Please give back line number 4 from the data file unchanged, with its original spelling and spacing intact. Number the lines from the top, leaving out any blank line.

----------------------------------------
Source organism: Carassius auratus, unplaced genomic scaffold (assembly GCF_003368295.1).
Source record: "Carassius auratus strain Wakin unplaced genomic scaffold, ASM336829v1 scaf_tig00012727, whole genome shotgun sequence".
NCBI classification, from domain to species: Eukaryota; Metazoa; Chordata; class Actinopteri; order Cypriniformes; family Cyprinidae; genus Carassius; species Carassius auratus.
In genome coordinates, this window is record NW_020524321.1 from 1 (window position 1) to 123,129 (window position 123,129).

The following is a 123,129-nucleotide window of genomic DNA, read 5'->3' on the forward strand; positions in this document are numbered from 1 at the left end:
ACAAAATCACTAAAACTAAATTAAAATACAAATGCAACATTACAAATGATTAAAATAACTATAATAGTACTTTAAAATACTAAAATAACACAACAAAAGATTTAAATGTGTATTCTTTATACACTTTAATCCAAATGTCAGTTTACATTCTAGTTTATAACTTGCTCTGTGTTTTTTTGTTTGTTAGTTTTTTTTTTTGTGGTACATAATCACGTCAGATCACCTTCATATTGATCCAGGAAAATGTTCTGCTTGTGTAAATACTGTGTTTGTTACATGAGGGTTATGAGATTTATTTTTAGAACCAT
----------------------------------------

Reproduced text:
In genome coordinates, this window is record NW_020524321.1 from 1 (window position 1) to 123,129 (window position 123,129).